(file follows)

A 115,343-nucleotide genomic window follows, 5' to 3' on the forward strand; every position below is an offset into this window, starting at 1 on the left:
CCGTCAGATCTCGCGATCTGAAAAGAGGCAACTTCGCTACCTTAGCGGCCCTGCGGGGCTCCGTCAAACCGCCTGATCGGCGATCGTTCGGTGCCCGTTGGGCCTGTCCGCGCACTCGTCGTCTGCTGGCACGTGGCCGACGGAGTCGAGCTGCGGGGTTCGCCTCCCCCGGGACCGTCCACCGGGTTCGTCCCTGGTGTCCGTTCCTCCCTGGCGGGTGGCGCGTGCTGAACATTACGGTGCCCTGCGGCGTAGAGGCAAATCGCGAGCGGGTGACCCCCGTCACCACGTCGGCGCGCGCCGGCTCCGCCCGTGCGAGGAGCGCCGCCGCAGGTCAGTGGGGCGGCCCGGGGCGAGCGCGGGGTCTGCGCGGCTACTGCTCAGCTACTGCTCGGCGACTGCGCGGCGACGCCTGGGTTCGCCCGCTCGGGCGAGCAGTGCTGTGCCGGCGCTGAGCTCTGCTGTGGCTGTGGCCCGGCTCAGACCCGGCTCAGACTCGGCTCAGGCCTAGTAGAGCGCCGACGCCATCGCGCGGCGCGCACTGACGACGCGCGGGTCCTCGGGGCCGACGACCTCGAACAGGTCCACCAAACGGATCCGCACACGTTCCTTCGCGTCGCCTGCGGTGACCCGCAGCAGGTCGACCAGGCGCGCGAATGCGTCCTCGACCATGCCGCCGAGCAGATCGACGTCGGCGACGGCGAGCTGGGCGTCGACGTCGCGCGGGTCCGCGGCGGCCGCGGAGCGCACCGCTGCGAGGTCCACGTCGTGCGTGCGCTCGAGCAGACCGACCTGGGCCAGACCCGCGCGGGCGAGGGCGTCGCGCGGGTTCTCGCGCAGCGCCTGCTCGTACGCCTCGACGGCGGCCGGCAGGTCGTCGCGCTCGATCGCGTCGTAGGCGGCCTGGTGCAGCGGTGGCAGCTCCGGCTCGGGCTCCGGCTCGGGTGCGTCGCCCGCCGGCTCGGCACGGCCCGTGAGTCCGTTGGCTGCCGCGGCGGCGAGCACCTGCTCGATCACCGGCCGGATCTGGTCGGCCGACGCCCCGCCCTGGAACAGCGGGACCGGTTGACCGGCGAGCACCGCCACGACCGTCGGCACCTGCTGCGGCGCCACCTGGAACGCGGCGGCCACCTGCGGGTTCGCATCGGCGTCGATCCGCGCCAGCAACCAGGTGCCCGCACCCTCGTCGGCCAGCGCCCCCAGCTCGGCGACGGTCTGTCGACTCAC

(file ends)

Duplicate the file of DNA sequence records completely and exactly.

A 115,343-nucleotide genomic window follows, 5' to 3' on the forward strand; every position below is an offset into this window, starting at 1 on the left:
CCGTCAGATCTCGCGATCTGAAAAGAGGCAACTTCGCTACCTTAGCGGCCCTGCGGGGCTCCGTCAAACCGCCTGATCGGCGATCGTTCGGTGCCCGTTGGGCCTGTCCGCGCACTCGTCGTCTGCTGGCACGTGGCCGACGGAGTCGAGCTGCGGGGTTCGCCTCCCCCGGGACCGTCCACCGGGTTCGTCCCTGGTGTCCGTTCCTCCCTGGCGGGTGGCGCGTGCTGAACATTACGGTGCCCTGCGGCGTAGAGGCAAATCGCGAGCGGGTGACCCCCGTCACCACGTCGGCGCGCGCCGGCTCCGCCCGTGCGAGGAGCGCCGCCGCAGGTCAGTGGGGCGGCCCGGGGCGAGCGCGGGGTCTGCGCGGCTACTGCTCAGCTACTGCTCGGCGACTGCGCGGCGACGCCTGGGTTCGCCCGCTCGGGCGAGCAGTGCTGTGCCGGCGCTGAGCTCTGCTGTGGCTGTGGCCCGGCTCAGACCCGGCTCAGACTCGGCTCAGGCCTAGTAGAGCGCCGACGCCATCGCGCGGCGCGCACTGACGACGCGCGGGTCCTCGGGGCCGACGACCTCGAACAGGTCCACCAAACGGATCCGCACACGTTCCTTCGCGTCGCCTGCGGTGACCCGCAGCAGGTCGACCAGGCGCGCGAATGCGTCCTCGACCATGCCGCCGAGCAGATCGACGTCGGCGACGGCGAGCTGGGCGTCGACGTCGCGCGGGTCCGCGGCGGCCGCGGAGCGCACCGCTGCGAGGTCCACGTCGTGCGTGCGCTCGAGCAGACCGACCTGGGCCAGACCCGCGCGGGCGAGGGCGTCGCGCGGGTTCTCGCGCAGCGCCTGCTCGTACGCCTCGACGGCGGCCGGCAGGTCGTCGCGCTCGATCGCGTCGTAGGCGGCCTGGTGCAGCGGTGGCAGCTCCGGCTCGGGCTCCGGCTCGGGTGCGTCGCCCGCCGGCTCGGCACGGCCCGTGAGTCCGTTGGCTGCCGCGGCGGCGAGCACCTGCTCGATCACCGGCCGGATCTGGTCGGCCGACGCCCCGCCCTGGAACAGCGGGACCGGTTGACCGGCGAGCACCGCCACGACCGTCGGCACCTGCTGCGGCGCCACCTGGAACGCGGCGGCCACCTGCGGGTTCGCATCGGCGTCGATCCGCGCCAGCAACCAGGTGCCCGCACCCTCGTCGGCCAGCGCCCCCAGCTCGGCGACGGTCTGTCGACTCAC